At the Khadi Bhavan

I went to Khadi Gramudyog Bhavan (Khadi Village Industries House) to buy the white cotton khadi (hand-spun, hand-woven cloth) kurta-pajama that Ramesh wears to sleep in. The kurtas are made of thin, soft cotton which is very comfortable. (When they wear out, we cut them up to use for hanging yoghurt, to drain out the water before making shrikand or dip. I recently discovered that they also make good paint rags for my watercolours.)

The store is old-fashioned, selling the kinds of products which Mahatma Gandhi advocated for village self-reliance: mainly cloth (all of it khadi), but also some foodstuffs, traditional medicines, handicrafts, bedding. Above the shelves where goods are stacked, printed signs admonish: "Even one drop of untruth will poison the entire milk ocean of truth."

On the way out I stopped at the silk counter, and bought a couple of lengths of raw silk for kurtas for me. One bolt which I liked -- a rough grey with white flecks -- didn't have enough fabric left for a kurta. The man behind the counter said, "You know, if it's machine-made fabric you can place an order for 5000 metres and it's no problem. But with khadi, we go to the weaver and buy whatever he has produced, and then half of that goes for ready-made garments. So we're often out of stock. And when someone comes and asks for something, and we don't have it... I feel a little sad."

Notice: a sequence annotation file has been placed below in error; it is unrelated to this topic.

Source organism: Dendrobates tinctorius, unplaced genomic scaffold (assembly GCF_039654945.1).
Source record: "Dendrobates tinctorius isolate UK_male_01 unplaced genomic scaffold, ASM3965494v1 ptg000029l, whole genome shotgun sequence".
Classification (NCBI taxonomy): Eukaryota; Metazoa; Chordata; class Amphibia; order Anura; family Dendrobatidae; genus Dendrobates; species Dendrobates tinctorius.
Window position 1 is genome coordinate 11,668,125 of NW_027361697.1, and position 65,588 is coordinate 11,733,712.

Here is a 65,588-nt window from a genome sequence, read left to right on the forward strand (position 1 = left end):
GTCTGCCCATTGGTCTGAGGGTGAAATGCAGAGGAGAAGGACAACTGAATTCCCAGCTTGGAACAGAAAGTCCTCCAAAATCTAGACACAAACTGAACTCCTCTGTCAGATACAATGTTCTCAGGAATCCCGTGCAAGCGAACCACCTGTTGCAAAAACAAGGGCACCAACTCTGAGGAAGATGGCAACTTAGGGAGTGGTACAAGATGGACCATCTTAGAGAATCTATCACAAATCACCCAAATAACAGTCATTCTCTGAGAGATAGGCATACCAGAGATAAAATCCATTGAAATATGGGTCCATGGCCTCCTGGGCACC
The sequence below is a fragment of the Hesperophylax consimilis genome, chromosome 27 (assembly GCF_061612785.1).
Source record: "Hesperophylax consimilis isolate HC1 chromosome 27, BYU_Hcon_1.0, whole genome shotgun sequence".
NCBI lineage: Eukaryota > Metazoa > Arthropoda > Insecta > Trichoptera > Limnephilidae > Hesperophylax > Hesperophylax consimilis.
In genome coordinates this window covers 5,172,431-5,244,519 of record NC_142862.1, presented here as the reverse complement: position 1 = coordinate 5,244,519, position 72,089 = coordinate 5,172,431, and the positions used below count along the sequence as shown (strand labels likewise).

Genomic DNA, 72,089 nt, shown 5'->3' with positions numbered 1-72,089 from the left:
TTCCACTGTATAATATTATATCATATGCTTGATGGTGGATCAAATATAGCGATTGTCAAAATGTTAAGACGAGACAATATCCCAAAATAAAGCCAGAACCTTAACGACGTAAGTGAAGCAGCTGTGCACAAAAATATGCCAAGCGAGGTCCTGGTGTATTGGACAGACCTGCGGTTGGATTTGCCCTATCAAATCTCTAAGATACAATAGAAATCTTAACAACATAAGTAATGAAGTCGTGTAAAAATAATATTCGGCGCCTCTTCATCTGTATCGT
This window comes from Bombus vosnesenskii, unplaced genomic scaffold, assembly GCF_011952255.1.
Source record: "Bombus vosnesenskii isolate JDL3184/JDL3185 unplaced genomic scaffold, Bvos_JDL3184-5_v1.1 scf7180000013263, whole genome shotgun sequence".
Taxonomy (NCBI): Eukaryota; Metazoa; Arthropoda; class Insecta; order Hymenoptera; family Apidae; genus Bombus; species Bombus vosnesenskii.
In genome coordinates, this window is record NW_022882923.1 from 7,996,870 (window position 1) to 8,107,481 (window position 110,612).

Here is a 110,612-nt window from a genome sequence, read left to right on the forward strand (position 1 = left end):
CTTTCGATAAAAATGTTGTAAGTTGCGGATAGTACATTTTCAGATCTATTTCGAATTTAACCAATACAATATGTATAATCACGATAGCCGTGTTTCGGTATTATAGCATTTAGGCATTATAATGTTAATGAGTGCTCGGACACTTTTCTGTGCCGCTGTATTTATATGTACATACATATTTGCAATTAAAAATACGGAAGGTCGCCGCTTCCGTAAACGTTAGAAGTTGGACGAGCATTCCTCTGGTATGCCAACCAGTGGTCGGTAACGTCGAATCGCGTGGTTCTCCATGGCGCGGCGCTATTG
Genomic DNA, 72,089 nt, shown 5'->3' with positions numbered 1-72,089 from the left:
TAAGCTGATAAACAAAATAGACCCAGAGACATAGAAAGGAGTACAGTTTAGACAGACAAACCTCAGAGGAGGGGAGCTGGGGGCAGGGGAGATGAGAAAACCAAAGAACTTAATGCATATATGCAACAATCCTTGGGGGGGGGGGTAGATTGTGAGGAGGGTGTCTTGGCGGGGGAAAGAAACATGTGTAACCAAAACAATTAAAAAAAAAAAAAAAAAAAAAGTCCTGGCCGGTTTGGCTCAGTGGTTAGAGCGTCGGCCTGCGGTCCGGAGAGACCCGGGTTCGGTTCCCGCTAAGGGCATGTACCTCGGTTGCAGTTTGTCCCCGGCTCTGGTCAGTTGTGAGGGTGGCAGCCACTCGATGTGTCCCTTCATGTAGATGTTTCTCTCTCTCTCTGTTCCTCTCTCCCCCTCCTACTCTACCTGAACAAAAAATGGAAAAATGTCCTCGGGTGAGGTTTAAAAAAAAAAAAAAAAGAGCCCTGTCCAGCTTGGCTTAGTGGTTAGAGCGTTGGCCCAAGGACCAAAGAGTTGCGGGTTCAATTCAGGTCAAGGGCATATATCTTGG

1 comment:

Anonymous said...

what a nice story. That the man at KGB cared -- that is great to hear.

I often feel that people at these stores don't really take any pride in their products. It is nice to know I am wrong.